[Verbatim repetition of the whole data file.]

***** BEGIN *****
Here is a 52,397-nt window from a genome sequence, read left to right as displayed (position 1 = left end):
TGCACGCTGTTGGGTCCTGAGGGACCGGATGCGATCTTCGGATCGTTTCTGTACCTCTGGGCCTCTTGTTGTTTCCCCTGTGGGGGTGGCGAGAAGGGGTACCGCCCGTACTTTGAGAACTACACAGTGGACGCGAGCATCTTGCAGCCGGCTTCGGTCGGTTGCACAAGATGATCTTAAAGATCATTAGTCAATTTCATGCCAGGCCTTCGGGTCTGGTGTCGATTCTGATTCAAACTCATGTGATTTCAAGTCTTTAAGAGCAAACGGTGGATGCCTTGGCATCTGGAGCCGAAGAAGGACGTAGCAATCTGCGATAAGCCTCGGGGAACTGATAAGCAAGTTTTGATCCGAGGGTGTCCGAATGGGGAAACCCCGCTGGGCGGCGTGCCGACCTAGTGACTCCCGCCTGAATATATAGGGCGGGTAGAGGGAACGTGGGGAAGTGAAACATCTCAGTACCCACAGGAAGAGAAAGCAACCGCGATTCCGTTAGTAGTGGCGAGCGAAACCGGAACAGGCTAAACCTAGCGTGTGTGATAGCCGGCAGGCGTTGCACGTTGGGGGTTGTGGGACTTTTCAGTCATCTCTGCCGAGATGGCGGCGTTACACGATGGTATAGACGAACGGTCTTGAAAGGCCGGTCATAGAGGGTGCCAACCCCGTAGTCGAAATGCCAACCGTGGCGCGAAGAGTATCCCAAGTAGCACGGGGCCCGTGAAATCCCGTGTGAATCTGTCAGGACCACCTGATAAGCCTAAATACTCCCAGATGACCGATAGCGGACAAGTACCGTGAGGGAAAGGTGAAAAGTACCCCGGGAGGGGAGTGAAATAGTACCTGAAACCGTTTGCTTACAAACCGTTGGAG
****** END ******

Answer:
Here is a 52,397-nt window from a genome sequence, read left to right as displayed (position 1 = left end):
TGCACGCTGTTGGGTCCTGAGGGACCGGATGCGATCTTCGGATCGTTTCTGTACCTCTGGGCCTCTTGTTGTTTCCCCTGTGGGGGTGGCGAGAAGGGGTACCGCCCGTACTTTGAGAACTACACAGTGGACGCGAGCATCTTGCAGCCGGCTTCGGTCGGTTGCACAAGATGATCTTAAAGATCATTAGTCAATTTCATGCCAGGCCTTCGGGTCTGGTGTCGATTCTGATTCAAACTCATGTGATTTCAAGTCTTTAAGAGCAAACGGTGGATGCCTTGGCATCTGGAGCCGAAGAAGGACGTAGCAATCTGCGATAAGCCTCGGGGAACTGATAAGCAAGTTTTGATCCGAGGGTGTCCGAATGGGGAAACCCCGCTGGGCGGCGTGCCGACCTAGTGACTCCCGCCTGAATATATAGGGCGGGTAGAGGGAACGTGGGGAAGTGAAACATCTCAGTACCCACAGGAAGAGAAAGCAACCGCGATTCCGTTAGTAGTGGCGAGCGAAACCGGAACAGGCTAAACCTAGCGTGTGTGATAGCCGGCAGGCGTTGCACGTTGGGGGTTGTGGGACTTTTCAGTCATCTCTGCCGAGATGGCGGCGTTACACGATGGTATAGACGAACGGTCTTGAAAGGCCGGTCATAGAGGGTGCCAACCCCGTAGTCGAAATGCCAACCGTGGCGCGAAGAGTATCCCAAGTAGCACGGGGCCCGTGAAATCCCGTGTGAATCTGTCAGGACCACCTGATAAGCCTAAATACTCCCAGATGACCGATAGCGGACAAGTACCGTGAGGGAAAGGTGAAAAGTACCCCGGGAGGGGAGTGAAATAGTACCTGAAACCGTTTGCTTACAAACCGTTGGAG